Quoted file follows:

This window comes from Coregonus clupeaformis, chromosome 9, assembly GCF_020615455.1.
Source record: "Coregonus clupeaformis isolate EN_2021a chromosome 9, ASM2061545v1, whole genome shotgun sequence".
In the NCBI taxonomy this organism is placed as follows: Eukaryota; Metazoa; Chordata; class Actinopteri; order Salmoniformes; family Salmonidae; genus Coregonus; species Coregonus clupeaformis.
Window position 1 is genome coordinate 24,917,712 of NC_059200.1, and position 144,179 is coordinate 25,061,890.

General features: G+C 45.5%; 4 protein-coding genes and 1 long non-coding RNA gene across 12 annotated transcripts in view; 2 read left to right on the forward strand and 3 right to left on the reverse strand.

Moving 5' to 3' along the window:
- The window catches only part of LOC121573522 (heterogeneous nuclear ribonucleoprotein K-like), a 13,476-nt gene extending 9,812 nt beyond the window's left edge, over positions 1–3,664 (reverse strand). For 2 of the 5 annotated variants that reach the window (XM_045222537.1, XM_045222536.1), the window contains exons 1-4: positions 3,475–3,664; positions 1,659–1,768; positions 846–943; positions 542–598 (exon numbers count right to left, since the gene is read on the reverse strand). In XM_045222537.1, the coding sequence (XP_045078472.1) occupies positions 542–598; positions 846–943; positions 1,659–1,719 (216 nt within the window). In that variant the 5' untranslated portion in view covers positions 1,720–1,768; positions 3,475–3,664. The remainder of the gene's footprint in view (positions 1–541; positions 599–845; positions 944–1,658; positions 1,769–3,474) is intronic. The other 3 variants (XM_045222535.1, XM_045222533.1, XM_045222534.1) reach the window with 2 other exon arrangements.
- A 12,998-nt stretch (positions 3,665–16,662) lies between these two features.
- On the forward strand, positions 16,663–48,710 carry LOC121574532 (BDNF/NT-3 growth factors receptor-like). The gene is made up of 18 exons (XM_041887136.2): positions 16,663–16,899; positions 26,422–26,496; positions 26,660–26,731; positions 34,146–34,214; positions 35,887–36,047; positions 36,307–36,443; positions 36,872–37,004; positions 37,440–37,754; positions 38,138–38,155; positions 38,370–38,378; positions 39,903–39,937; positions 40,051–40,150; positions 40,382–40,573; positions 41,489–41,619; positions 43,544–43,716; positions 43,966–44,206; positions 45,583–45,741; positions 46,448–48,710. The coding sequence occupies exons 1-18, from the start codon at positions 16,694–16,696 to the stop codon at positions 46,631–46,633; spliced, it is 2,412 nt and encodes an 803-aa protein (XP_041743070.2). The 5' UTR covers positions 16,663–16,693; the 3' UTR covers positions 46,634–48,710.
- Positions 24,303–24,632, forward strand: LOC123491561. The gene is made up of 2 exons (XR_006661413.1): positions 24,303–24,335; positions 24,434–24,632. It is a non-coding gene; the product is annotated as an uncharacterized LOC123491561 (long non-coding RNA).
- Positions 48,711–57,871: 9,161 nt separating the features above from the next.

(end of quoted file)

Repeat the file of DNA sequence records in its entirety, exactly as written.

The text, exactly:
This window comes from Coregonus clupeaformis, chromosome 9, assembly GCF_020615455.1.
Source record: "Coregonus clupeaformis isolate EN_2021a chromosome 9, ASM2061545v1, whole genome shotgun sequence".
In the NCBI taxonomy this organism is placed as follows: Eukaryota; Metazoa; Chordata; class Actinopteri; order Salmoniformes; family Salmonidae; genus Coregonus; species Coregonus clupeaformis.
Window position 1 is genome coordinate 24,917,712 of NC_059200.1, and position 144,179 is coordinate 25,061,890.

General features: G+C 45.5%; 4 protein-coding genes and 1 long non-coding RNA gene across 12 annotated transcripts in view; 2 read left to right on the forward strand and 3 right to left on the reverse strand.

Moving 5' to 3' along the window:
- The window catches only part of LOC121573522 (heterogeneous nuclear ribonucleoprotein K-like), a 13,476-nt gene extending 9,812 nt beyond the window's left edge, over positions 1–3,664 (reverse strand). For 2 of the 5 annotated variants that reach the window (XM_045222537.1, XM_045222536.1), the window contains exons 1-4: positions 3,475–3,664; positions 1,659–1,768; positions 846–943; positions 542–598 (exon numbers count right to left, since the gene is read on the reverse strand). In XM_045222537.1, the coding sequence (XP_045078472.1) occupies positions 542–598; positions 846–943; positions 1,659–1,719 (216 nt within the window). In that variant the 5' untranslated portion in view covers positions 1,720–1,768; positions 3,475–3,664. The remainder of the gene's footprint in view (positions 1–541; positions 599–845; positions 944–1,658; positions 1,769–3,474) is intronic. The other 3 variants (XM_045222535.1, XM_045222533.1, XM_045222534.1) reach the window with 2 other exon arrangements.
- A 12,998-nt stretch (positions 3,665–16,662) lies between these two features.
- On the forward strand, positions 16,663–48,710 carry LOC121574532 (BDNF/NT-3 growth factors receptor-like). The gene is made up of 18 exons (XM_041887136.2): positions 16,663–16,899; positions 26,422–26,496; positions 26,660–26,731; positions 34,146–34,214; positions 35,887–36,047; positions 36,307–36,443; positions 36,872–37,004; positions 37,440–37,754; positions 38,138–38,155; positions 38,370–38,378; positions 39,903–39,937; positions 40,051–40,150; positions 40,382–40,573; positions 41,489–41,619; positions 43,544–43,716; positions 43,966–44,206; positions 45,583–45,741; positions 46,448–48,710. The coding sequence occupies exons 1-18, from the start codon at positions 16,694–16,696 to the stop codon at positions 46,631–46,633; spliced, it is 2,412 nt and encodes an 803-aa protein (XP_041743070.2). The 5' UTR covers positions 16,663–16,693; the 3' UTR covers positions 46,634–48,710.
- Positions 24,303–24,632, forward strand: LOC123491561. The gene is made up of 2 exons (XR_006661413.1): positions 24,303–24,335; positions 24,434–24,632. It is a non-coding gene; the product is annotated as an uncharacterized LOC123491561 (long non-coding RNA).
- Positions 48,711–57,871: 9,161 nt separating the features above from the next.